NATO Secretary-General Jens Stoltenberg said Tuesday that some alliance members would like to push others to increase military spending by setting a minimum target of 2% of a country’s gross domestic product.
“Some allies are strongly in favor of turning the 2% goal into a minimum target,” Stoltenberg told the German news agency DPA.
NATO’s goal has been for all 30 of the alliance’s members to reach the 2% mark by 2024, but few members are spending that much. According to an estimate from Britain’s lower house of parliament, the House of Commons, only nine NATO members would have reached the 2% mark in 2022, although NATO has yet to put out an official report on its members’ spending for last year.
The House of Commons estimates factors in pledges to increase military spending that were made in the wake of Russia’s invasion of Ukraine as the policy of supporting Kyiv is a boon for Western arms makers.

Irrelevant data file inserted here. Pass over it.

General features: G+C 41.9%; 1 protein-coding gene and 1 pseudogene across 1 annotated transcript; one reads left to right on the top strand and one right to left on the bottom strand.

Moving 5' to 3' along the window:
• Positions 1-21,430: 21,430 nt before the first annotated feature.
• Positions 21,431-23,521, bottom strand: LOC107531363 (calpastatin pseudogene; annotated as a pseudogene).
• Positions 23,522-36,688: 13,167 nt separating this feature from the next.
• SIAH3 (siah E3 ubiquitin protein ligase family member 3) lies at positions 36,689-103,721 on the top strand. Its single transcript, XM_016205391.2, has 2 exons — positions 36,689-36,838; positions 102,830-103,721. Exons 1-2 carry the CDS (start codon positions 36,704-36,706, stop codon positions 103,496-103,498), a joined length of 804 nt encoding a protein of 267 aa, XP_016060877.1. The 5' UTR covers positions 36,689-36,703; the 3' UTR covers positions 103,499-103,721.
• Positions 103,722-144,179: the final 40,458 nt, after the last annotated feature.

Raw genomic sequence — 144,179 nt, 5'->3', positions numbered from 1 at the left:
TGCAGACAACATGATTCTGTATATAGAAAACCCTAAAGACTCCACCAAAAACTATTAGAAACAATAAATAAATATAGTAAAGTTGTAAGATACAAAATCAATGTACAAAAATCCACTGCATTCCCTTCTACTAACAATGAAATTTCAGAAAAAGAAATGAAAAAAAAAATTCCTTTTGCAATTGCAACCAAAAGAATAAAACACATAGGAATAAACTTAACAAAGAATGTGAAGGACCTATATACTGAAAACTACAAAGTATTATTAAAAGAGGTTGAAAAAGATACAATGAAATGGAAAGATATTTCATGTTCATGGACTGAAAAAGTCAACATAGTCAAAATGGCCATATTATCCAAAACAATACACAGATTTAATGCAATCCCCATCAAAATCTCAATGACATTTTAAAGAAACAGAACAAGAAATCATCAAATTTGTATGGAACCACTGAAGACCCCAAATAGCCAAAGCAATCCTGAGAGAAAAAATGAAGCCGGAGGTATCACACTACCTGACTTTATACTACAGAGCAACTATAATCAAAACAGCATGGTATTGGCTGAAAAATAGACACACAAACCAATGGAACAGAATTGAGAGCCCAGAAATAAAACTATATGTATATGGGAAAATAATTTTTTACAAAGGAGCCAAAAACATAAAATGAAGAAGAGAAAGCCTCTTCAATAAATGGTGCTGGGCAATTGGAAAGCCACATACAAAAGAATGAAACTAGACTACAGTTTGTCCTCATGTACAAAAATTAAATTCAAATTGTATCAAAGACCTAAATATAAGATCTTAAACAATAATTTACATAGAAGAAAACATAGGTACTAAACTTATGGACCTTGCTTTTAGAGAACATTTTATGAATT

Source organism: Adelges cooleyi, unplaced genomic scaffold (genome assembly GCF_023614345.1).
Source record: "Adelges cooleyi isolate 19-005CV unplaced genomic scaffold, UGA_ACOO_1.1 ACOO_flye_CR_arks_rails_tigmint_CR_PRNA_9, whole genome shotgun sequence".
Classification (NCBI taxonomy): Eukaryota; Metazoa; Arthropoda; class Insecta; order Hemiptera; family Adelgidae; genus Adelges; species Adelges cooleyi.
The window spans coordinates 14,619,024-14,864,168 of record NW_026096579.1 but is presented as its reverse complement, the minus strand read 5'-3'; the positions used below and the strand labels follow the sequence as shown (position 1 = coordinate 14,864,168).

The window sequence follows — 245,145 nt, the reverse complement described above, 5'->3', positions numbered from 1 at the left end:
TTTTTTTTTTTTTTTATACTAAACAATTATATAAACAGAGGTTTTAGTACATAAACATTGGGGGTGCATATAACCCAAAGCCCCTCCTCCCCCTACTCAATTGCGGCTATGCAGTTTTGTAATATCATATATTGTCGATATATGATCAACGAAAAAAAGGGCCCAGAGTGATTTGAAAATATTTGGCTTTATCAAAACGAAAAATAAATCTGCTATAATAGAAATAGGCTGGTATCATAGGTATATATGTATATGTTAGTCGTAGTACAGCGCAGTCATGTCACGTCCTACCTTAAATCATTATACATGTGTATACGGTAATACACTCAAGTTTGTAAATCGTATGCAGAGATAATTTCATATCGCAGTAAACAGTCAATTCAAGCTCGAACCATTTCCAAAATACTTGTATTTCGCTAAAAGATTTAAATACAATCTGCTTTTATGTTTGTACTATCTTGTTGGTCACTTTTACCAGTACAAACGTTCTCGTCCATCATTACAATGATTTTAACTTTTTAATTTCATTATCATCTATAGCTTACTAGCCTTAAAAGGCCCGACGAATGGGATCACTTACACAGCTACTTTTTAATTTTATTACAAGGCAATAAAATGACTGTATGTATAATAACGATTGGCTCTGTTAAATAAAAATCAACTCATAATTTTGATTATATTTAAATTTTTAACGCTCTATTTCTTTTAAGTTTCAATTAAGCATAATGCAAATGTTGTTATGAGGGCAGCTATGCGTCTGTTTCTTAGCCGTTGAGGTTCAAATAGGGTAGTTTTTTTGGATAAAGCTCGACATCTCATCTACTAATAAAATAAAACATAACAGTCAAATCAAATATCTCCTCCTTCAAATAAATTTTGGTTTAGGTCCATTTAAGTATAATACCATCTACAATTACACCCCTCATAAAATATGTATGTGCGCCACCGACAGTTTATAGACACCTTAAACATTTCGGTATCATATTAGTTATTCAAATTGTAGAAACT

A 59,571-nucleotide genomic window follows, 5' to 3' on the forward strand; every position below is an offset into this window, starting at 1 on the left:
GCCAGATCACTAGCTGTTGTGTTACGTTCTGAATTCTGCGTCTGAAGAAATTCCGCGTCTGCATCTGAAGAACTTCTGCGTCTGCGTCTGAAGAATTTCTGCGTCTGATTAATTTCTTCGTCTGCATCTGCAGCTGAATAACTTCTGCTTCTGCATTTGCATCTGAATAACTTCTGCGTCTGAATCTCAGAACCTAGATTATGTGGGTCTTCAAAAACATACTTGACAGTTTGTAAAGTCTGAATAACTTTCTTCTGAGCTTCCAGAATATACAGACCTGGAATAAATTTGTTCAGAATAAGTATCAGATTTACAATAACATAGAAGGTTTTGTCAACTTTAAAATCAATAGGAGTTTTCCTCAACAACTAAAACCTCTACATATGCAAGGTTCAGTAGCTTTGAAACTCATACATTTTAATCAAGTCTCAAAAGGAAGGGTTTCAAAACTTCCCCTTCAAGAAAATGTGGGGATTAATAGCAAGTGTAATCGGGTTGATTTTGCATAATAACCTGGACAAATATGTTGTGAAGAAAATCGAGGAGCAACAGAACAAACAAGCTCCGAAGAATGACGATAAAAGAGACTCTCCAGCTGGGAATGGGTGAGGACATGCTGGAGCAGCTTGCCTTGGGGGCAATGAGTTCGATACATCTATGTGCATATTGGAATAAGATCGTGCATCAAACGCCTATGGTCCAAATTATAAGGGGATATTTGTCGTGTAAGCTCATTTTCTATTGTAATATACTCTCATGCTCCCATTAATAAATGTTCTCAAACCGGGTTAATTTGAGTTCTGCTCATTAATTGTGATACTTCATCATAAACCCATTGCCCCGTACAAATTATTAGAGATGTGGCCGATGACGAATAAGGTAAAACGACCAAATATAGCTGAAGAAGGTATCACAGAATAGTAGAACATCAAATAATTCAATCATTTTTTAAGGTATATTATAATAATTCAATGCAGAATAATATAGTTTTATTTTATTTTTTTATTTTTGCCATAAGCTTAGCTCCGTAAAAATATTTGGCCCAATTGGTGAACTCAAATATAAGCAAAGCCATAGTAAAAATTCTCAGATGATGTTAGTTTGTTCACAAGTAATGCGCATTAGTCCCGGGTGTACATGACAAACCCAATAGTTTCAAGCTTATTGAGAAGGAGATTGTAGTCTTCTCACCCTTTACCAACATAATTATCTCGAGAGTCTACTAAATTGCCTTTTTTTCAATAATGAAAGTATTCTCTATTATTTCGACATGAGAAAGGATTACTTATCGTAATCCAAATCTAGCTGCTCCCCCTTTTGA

Germany, Europe’s largest economy, announced in 2022 that it would increase military spending by $107 billion over the next five years. But German officials say they likely won’t reach the 2% GDP mark until 2025.
Some NATO members are looking to radically increase their military spending, including Poland. According to Stars and Stripes, Poland’s goal is to bring its military spending to 3% of its GDP by 2023, with a longer-term goal to reach 5%. For reference, the US, the biggest military spender in the world, dedicates about 3.5% of its GDP to its military.